Preferences are a central concept of decision making. As preferences are fundamental for the analysis
of human choice behavior, they are becoming of increasing importance for computational fields such
as artificial intelligence, databases, and human-computer interaction. Preference models are needed
in decision-support systems such as web-based recommender systems, in automated problem solvers
such as configurators, and in autonomous systems such as Mars rovers. Nearly all areas of artificial
intelligence deal with choice situations and can thus benefit from computational methods for handling preferences. Moreover, social choice methods are also of key importance in computational
domains such as multi-agent systems.
This broadened scope of preferences leads to new types of preference models, new problems for
applying preference structures, and new kinds of benefits. Preferences are studied in many areas of
artificial intelligence such as knowledge representation, multiagent systems, game theory, social
choice, constraint satisfaction, decision making, decision-theoretic planning, and beyond. Preferences
are inherently a multidisciplinary topic, of interest to economists, computer scientists, operations
researchers, mathematicians and more.
This workshop continues a series of events on preference handling at AAAI-02, Dagstuhl in 2004,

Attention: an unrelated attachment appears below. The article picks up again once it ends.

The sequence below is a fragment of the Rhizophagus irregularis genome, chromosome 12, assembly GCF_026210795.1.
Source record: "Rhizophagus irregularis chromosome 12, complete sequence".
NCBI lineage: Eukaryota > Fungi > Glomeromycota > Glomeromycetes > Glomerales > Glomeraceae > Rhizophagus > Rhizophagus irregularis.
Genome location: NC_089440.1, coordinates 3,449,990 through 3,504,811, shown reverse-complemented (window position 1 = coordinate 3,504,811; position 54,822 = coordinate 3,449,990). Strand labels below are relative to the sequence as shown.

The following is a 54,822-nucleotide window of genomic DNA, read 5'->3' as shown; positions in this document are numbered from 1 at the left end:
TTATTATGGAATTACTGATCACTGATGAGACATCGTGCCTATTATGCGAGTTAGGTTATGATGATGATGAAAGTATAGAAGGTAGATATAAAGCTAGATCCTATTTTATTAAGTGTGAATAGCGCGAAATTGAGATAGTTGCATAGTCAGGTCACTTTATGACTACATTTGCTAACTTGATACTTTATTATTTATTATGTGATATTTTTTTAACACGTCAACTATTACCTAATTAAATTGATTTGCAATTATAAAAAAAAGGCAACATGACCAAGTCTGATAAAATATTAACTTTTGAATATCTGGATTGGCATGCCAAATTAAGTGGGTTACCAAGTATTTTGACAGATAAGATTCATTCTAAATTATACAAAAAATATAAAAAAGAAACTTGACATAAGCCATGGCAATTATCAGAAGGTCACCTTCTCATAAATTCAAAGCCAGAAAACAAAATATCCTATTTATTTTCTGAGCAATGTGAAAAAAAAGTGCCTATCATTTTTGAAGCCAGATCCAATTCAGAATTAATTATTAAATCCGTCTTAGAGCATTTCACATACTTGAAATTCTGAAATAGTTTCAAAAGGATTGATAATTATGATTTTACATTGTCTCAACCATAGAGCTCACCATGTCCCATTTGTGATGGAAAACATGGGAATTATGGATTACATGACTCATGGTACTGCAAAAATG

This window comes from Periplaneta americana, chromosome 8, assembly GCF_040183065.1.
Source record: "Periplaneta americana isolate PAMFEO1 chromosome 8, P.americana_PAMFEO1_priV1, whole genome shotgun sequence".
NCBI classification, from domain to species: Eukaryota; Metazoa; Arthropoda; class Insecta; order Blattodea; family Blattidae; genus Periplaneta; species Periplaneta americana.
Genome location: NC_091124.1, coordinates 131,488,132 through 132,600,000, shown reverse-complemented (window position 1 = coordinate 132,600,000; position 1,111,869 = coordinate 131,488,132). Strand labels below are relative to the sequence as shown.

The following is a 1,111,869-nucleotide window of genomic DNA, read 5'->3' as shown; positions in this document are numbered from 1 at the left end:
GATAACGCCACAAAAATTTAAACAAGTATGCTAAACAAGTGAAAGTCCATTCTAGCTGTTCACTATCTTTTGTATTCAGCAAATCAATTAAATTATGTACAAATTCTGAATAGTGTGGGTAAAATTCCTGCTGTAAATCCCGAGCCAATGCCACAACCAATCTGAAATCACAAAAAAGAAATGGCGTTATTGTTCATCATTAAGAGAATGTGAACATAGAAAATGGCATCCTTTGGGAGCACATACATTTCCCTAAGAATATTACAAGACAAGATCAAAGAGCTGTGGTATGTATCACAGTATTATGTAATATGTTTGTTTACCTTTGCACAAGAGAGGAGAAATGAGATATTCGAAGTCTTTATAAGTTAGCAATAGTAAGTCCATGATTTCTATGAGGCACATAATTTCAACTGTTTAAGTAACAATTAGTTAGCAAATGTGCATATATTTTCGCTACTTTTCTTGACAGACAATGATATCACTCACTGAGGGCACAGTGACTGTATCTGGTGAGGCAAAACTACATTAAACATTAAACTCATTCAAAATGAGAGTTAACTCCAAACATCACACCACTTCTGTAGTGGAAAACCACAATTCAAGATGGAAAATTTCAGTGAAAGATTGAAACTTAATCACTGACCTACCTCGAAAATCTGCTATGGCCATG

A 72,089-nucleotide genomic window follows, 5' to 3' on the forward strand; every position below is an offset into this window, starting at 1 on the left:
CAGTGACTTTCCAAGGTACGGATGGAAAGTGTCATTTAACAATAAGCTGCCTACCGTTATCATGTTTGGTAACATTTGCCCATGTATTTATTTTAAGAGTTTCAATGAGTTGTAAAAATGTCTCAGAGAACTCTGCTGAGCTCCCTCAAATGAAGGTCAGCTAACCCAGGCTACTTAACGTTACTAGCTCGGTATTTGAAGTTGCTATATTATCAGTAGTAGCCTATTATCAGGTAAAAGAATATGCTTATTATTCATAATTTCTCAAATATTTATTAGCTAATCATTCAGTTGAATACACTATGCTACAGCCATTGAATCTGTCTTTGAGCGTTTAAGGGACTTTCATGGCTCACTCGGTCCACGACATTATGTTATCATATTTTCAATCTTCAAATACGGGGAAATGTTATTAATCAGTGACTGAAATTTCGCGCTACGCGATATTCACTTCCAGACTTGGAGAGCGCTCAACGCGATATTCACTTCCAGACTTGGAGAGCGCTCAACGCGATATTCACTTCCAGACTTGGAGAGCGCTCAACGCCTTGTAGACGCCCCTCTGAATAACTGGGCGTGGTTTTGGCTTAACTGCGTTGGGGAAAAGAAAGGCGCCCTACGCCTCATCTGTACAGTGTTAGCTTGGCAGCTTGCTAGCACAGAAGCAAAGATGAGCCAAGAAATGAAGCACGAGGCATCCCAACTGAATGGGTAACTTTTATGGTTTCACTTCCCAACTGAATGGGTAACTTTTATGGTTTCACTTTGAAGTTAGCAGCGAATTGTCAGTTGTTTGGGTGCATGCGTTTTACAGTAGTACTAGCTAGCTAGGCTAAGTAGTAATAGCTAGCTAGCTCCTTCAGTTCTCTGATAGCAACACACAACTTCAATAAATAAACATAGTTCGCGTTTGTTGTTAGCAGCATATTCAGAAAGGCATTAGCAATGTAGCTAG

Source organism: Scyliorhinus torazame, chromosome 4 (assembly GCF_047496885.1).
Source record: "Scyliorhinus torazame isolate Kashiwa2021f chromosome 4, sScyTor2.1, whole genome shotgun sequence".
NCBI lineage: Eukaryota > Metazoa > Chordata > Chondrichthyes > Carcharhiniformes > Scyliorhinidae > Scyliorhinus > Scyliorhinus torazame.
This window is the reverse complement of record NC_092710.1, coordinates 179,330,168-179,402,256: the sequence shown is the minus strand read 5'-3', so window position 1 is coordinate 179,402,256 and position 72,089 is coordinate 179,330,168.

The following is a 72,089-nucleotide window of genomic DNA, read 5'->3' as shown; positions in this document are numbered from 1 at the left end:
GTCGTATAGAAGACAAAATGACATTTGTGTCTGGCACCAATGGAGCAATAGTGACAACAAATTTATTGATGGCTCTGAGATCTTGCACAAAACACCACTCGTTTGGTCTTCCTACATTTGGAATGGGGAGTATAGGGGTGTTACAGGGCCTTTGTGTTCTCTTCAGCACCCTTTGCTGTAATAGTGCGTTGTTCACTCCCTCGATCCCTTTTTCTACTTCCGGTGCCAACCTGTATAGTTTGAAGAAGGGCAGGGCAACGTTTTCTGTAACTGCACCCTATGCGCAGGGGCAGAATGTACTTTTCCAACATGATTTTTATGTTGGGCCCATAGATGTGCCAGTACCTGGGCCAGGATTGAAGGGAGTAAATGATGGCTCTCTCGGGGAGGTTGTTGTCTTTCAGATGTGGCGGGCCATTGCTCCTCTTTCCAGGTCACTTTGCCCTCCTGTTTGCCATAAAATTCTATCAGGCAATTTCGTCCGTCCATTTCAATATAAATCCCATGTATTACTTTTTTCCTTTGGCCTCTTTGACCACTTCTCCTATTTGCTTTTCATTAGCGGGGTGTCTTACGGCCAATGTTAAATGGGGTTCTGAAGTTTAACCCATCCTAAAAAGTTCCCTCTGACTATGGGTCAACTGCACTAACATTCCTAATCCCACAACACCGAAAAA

IJCAI-05, ECAI-06, and VLDB-07, which are listed on
The workshop provides a forum for presenting advances in preference handling and for exchanging experiences between researchers facing similar questions, but coming from different fields. The
workshop builds on the large number of AI researchers working on preference-related issues, but also
seeks to attract researchers from databases, multicriteria decision making, economics, and so on.
These different research areas are represented in the organization committee.
The Fourth Multidisciplinary Workshop on Advances in Preferences Handling includes twentyfour papers about different computational aspects of preference handling. This includes methods for
the modeling, representation, aggregation, elicitation, learning, and management of preferences and
for reasoning and computation with preferences. The papers study the usage of preferences in computational tasks from decision making, database querying, web search, personalized human-computer interaction, personalized recommender systems, e-commerce, multi-agent systems, game theory,
social choice, combinatorial optimization, and planning. We believe that the workshop program will
improve the overall understanding of the benefits of preferences for those tasks and continue the
cross-fertilization between different fields. We welcome all participants to this AAA08 workshop on
handling and encourage them to have stimulating discussions about this topic.
– Jan Chomicki, Vincent Conitzer, Ulrich Junker, Patrice Pern